Thursday, July 02, 2009

March 2, July 2, November 1

Chapter 25: On Weightier Faults

Let the brother who is guilty of a weightier fault
be excluded both from the table and from the oratory.
Let none of the brethren join him
either for company or for conversation.
Let him be alone at the work assigned him,
abiding in penitential sorrow
and pondering that terrible sentence of the Apostle
where he says that a man of that kind is handed over
for the destruction of the flesh,
that the spirit may be saved in the day of the Lord (1 Cor. 5:5).
Let him take his meals alone
in the measure and at the hour
which the Abbot shall consider suitable for him.
He shall not be blessed by those who pass by,
nor shall the food that is given him be blessed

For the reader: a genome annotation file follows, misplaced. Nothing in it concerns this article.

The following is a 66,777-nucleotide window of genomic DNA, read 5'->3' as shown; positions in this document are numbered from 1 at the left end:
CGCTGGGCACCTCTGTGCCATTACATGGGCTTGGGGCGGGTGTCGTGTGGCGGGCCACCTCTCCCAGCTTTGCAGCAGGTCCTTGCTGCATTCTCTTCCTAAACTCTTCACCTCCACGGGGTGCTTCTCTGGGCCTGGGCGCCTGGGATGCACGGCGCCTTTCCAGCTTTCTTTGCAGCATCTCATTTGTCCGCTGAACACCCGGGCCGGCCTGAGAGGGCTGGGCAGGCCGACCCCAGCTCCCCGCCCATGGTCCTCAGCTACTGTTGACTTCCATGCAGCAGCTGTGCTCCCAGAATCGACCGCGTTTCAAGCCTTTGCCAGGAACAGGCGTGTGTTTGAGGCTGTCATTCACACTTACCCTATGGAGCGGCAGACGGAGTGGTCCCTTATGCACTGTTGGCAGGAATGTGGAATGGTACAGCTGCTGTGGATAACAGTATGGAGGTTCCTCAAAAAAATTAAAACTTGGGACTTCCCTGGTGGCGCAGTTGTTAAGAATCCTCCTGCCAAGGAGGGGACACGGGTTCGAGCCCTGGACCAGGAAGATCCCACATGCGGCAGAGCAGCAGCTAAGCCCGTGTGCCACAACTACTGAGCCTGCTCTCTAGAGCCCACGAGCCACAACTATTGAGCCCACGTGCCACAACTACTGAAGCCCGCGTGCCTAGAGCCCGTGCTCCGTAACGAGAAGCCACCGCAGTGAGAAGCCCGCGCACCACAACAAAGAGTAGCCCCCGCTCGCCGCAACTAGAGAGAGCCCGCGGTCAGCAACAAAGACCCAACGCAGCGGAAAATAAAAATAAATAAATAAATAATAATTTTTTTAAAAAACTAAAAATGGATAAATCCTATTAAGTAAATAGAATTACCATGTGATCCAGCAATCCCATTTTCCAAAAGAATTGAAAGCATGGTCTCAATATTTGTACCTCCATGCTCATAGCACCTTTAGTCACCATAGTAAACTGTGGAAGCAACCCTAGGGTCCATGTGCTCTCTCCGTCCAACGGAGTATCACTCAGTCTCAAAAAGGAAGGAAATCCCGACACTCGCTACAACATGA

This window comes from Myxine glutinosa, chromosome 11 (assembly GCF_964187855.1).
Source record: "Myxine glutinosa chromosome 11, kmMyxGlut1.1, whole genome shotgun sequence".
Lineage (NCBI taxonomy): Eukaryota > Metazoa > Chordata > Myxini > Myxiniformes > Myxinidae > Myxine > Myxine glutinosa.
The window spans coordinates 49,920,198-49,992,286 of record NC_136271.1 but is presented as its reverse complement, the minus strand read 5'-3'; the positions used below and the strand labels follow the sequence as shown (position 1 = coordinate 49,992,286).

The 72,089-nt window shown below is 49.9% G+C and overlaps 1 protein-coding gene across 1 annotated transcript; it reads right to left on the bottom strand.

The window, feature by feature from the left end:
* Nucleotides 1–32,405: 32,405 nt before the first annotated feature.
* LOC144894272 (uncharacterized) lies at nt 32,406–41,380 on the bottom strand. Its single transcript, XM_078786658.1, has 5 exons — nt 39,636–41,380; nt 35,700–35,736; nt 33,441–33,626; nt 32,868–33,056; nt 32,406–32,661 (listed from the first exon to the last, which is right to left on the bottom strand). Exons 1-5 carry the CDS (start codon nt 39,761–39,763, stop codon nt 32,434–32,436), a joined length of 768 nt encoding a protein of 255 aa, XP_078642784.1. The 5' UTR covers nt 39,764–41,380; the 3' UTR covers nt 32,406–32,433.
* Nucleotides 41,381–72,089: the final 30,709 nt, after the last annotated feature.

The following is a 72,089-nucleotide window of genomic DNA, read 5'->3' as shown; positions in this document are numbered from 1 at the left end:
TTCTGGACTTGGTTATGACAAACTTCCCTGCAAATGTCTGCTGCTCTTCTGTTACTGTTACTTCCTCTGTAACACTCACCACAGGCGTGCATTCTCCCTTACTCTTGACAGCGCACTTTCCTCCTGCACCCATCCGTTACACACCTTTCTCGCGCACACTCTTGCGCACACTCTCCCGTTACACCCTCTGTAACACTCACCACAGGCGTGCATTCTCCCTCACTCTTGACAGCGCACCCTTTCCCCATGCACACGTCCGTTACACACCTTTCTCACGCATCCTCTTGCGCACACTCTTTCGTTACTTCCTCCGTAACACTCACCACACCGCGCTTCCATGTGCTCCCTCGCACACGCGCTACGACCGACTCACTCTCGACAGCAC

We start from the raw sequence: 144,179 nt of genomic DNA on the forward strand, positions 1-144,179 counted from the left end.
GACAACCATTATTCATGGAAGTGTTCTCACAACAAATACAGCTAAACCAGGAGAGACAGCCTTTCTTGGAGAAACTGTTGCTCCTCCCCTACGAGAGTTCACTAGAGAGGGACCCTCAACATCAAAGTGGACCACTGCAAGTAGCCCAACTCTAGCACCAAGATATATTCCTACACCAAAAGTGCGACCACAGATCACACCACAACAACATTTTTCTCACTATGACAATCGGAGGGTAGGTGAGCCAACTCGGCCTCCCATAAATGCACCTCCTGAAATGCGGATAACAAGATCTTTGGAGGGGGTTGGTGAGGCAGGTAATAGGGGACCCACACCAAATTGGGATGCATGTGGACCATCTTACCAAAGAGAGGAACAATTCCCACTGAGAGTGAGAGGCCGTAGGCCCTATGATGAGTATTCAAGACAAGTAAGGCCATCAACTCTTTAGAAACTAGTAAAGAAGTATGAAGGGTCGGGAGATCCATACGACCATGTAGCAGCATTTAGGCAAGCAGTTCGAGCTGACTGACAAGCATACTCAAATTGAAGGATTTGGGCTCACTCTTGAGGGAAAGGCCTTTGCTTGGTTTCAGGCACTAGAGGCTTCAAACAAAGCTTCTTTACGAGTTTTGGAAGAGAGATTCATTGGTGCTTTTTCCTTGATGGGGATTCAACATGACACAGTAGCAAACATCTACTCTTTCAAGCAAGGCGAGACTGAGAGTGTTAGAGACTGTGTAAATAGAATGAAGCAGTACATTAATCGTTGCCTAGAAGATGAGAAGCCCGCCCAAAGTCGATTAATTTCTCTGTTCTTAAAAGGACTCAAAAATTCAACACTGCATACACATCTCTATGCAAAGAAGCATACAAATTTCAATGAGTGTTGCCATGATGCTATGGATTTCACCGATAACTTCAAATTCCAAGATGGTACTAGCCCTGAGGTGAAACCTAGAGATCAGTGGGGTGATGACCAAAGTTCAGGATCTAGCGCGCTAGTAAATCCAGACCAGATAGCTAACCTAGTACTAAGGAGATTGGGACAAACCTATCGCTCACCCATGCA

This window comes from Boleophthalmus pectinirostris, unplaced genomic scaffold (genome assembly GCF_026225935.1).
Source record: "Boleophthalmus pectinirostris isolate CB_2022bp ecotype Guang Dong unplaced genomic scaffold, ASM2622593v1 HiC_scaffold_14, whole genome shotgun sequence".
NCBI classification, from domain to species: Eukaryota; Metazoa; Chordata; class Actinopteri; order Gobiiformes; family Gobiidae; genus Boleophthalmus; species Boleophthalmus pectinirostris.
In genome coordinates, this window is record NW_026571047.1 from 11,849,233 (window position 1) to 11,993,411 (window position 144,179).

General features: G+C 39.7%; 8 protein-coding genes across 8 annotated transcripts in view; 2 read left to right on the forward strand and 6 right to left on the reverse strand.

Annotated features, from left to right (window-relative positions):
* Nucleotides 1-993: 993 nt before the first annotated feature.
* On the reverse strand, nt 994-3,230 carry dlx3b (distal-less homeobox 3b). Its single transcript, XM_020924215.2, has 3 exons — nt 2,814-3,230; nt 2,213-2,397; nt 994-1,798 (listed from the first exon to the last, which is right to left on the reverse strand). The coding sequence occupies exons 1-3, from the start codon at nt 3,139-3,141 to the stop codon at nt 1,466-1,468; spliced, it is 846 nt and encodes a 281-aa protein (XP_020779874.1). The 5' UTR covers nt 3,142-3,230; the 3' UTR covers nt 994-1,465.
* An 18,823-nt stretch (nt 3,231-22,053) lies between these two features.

Some thoughts

Kardong writes in his definitive Commentary on the Rule of St. Benedict that it must be kept in mind that Benedict is not talking about excommunication for grave sins, but for monastic faults. Please note that Benedict does not use "excommunication." Monastic faults would be unauthorized journeys; improper intimacies; open conflict.

It is so easy to look at such a passage and find all sorts of reasons to object to it. Benedict wrote during the Early Middle Ages and we read in post-modern days. In order to fully appreciate the RB, we must as much as possible set aside our post-moderinism. The way I suggest we do that is by looking for what is right in it. Looking for what one can agree with.

What I see here are 2 things. This passage talks about the well-being of the monastic community. The assumption Benedict makes is that if a person is truly called to this life, obedience to the Rule will take care of any individual needs. The second thing is related. Benedict gives the monastic the opportunity to repent. The monastic has to embrace personal responsibility. We read yesterday that the repentant one is welcomed into the full life of the community with open arms.



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